The metaverse – a virtual world where people imitate their true identity or are free to live as a completely different person – is coming. For retailers, it can be a revenue center where virtual sales can help metaverse residents realize their vision for themselves.
But as Meta has shown in its recent financial statements, it also carries financial risk. Its metaverse division, Reality Labs, recorded billions in losses in the last two years.
Most potential Metaverse users, sellers, and marketers have a lot of questions about how it all works. We asked Justin Hochberg, Founder and CEO of Virtual Brand Group, to explain how this new technology would work. His agency is building Forever 21 Shop City, a virtual retail setup at Roblox, which is itself a social gaming environment – not the technical Metaverse, but a prototype that will give retailers a taste of what’s to come.
At Shop City, customers buy virtual clothing for their avatars and create their own Forever 21 stores. Around Roblox, customers will receive coupons for purchasing the same physical item – for those who want to pair their Roblox avatar in real life.
Describe the metaverse for retailers and marketers who do not yet understand the concept.
Justin Hochberg: Let me describe it to you on a visceral level. The #1 thing about the “metaverse” isn’t whether it’s Roblox, Fortnite, Meta, Layer2, crypto, or NFT.
Marc Andreessen invented the Mosaic browser 25 or 26 years ago. Then you start looking at URLs on billboards.
People say, “What is this?” and they say, ‘Can you explain the Internet? What is it? “
I would say, “That’s what you want.”
“Well, who owns it?”
“What can you do with it?”
None of these answers will help. Now 26 years later enter the word metaverse and we are in the same place. Three years from now, you won’t have to think about what the metaverse is, just like you won’t think about what the Internet is. Internet, who cares? What interests you is Facebook, Amazon, Netflix, whatever. That’s what people understand. People don’t understand it because they haven’t used it yet. That’s the same idea, and it’s not “Hey, can I get a book cheaper, faster?” This is the Internet.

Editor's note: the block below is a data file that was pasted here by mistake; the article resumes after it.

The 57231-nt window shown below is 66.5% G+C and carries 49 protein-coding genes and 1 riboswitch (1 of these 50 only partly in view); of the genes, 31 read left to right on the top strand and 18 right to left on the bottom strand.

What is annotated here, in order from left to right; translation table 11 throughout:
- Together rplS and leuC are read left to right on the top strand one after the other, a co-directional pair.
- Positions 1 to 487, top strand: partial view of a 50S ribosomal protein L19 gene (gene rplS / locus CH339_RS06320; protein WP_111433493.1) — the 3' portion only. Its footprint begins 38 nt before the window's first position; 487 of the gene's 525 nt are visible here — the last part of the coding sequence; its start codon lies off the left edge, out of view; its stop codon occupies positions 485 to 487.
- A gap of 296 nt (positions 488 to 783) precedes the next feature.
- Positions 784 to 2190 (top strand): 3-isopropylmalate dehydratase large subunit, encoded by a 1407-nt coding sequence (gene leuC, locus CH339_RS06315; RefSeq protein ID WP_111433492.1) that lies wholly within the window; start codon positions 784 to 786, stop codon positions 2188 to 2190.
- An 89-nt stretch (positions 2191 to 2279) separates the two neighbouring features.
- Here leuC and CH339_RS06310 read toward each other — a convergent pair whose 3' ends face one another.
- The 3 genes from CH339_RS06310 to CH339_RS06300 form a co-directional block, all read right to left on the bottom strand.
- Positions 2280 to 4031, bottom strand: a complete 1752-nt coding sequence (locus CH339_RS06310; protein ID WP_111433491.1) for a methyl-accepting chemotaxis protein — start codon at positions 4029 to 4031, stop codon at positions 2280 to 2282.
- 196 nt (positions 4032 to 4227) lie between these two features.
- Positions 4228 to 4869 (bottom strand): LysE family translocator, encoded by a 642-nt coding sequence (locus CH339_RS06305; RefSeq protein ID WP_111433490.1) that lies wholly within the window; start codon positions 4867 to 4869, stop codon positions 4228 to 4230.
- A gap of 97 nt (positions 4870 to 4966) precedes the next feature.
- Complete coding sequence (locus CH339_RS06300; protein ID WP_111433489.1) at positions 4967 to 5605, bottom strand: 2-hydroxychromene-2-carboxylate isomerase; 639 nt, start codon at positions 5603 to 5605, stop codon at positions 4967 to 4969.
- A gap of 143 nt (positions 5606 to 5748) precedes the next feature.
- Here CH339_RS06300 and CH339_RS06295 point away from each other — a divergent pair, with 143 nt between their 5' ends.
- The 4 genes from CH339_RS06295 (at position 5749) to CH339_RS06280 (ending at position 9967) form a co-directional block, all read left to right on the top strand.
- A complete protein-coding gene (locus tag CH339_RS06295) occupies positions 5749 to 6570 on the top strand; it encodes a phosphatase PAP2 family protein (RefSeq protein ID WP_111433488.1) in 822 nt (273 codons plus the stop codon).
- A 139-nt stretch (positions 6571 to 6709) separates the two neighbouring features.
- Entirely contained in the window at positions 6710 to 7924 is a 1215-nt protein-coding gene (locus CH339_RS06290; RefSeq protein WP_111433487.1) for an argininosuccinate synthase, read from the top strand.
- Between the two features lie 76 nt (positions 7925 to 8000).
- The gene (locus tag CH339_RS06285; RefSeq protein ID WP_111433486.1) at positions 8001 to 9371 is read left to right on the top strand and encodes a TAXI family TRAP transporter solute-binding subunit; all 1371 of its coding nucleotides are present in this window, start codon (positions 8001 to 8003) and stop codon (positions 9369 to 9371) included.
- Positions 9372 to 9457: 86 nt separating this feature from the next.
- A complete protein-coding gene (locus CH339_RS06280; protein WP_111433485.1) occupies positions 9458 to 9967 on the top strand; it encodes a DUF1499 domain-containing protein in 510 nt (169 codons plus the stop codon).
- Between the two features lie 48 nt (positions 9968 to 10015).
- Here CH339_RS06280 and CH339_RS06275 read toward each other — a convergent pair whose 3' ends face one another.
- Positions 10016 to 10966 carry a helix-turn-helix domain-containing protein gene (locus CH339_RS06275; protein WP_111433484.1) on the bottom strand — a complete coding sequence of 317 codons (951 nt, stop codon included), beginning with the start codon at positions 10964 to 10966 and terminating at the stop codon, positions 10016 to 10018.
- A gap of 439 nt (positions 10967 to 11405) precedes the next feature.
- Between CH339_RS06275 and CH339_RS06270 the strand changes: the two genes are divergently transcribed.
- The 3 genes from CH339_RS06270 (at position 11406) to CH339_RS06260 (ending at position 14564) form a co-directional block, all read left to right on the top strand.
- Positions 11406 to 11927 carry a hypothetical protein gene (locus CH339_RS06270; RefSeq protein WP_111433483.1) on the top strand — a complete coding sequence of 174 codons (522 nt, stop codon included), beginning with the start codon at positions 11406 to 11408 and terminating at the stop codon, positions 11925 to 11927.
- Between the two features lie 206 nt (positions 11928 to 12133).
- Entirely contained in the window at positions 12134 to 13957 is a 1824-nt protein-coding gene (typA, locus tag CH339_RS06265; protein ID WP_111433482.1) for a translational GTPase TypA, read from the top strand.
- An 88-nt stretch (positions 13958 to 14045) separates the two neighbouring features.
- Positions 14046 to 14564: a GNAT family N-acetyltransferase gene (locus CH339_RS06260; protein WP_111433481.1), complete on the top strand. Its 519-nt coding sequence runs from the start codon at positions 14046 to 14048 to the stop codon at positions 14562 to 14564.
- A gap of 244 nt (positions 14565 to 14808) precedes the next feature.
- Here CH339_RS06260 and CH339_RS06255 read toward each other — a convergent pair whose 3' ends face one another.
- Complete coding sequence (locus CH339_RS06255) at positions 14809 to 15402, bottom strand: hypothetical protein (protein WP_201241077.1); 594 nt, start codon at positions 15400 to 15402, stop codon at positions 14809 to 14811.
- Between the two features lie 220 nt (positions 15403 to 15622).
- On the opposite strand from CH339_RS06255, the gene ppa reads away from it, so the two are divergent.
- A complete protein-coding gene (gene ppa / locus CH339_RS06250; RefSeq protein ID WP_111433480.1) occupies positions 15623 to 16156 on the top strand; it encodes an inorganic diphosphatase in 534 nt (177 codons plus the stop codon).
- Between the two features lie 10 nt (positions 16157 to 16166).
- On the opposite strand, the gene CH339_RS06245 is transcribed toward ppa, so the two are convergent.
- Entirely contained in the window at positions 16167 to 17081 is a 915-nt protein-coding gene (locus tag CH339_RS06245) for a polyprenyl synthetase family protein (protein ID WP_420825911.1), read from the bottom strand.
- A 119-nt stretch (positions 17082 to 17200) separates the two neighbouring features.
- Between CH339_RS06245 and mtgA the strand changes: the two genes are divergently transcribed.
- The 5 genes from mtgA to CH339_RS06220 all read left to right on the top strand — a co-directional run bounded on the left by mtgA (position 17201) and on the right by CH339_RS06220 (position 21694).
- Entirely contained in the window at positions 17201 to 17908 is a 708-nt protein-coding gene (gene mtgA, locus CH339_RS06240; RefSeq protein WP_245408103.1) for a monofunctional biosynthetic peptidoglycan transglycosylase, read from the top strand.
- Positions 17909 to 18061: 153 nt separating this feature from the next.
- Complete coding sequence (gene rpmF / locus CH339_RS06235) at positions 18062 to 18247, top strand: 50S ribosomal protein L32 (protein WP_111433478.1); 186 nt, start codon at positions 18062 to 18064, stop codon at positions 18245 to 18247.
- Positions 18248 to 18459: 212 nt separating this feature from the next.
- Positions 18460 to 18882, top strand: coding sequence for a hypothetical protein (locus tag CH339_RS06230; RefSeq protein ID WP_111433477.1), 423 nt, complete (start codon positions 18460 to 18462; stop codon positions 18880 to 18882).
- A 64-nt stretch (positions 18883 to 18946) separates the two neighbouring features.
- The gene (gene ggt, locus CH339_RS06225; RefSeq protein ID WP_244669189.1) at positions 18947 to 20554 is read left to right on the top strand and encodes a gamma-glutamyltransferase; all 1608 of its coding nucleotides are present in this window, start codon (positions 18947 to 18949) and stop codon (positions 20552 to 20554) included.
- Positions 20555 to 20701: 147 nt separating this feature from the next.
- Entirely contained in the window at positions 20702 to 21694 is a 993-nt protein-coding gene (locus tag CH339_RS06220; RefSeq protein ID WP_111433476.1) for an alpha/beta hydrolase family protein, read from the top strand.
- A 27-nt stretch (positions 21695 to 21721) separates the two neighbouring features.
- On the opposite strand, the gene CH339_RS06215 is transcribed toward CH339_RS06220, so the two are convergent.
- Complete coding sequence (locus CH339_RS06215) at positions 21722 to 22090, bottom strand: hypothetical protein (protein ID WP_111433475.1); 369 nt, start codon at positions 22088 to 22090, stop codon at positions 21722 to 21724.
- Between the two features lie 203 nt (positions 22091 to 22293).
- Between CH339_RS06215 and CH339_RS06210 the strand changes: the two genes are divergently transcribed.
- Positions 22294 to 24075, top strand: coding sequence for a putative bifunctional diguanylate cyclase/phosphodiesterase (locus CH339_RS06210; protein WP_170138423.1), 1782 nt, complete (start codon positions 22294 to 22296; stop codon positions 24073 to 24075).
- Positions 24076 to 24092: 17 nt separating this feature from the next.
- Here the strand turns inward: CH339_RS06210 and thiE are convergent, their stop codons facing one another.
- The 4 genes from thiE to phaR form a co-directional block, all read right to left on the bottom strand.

Come back a little. So what a Roblox experience for CX managers who might be wondering if that would go that direction.
Hochberg: No matter what kind of brand – whether it’s fashion, TV, film – if you’re selling to consumers, you want to know where your consumers are. For many people, that means you have a storefront, no matter what it looks like. You have a form of e -commerce, you have created a form of social media, maybe you have created a bunch of other things – omnichannel – to meet your customers wherever they are. The Metaverse is a very complicated thing, but it’s all still an area where a lot of consumers already exist. But it’s – and here’s the trick – better than your store, your e -comm and your social media. It’s the most effective marketing channel since it comes to selling things you can’t find.
Hochberg: Let’s approach it in three ways: the first is that it’s a useless customer experience. Going to a store is a wrong business model. I have to go – now is the time. I have to park. I had to find the store. I have to walk to the store. I had to find the article. I have to line up. I had to turn everything around. The average time people spend at a Home Depot store is 5.9 minutes – that’s the time they spend shopping. save in the store. You want to get out as quickly as possible. E-commerce eliminates a lot of hassle because I don’t have to do half of it. If I search Amazon, they have it or not, I buy it or not, and that’s fine. So in terms of transaction efficiency, it’s good but not sticky. A transaction for inbound and outbound. I have no affinity in the transaction.
Roblox Forever 21 takes time – in a good way. Very crazy. Its marginal cost is zero. So this is the most profitable thing you can sell. We emulated the #1 retail store in the world: Disneyland, which is just a very nice retail store. You’re actually only on a trip about 18% of the time. It’s usually about getting money-if you buy a pass, mug, t-shirt, lunch. Not only do I want to spend time there, but I will spend the whole day there giving you my money. I will spend the whole week sailing to give you my money. Close it. Stores have been touting experienced retail for decades. Barnes & Noble started by getting comfortable sofas that you can read. Starbucks gives you free Wi-Fi. Chanel offers you champagne and Evian water. It’s all about experienced marketing. Still not as sticky. Disneyland is so sticky.
We take the Disney model and the experience you want to continue. We transformed a retail brand into a fun experience. People go to Roblox because it’s social.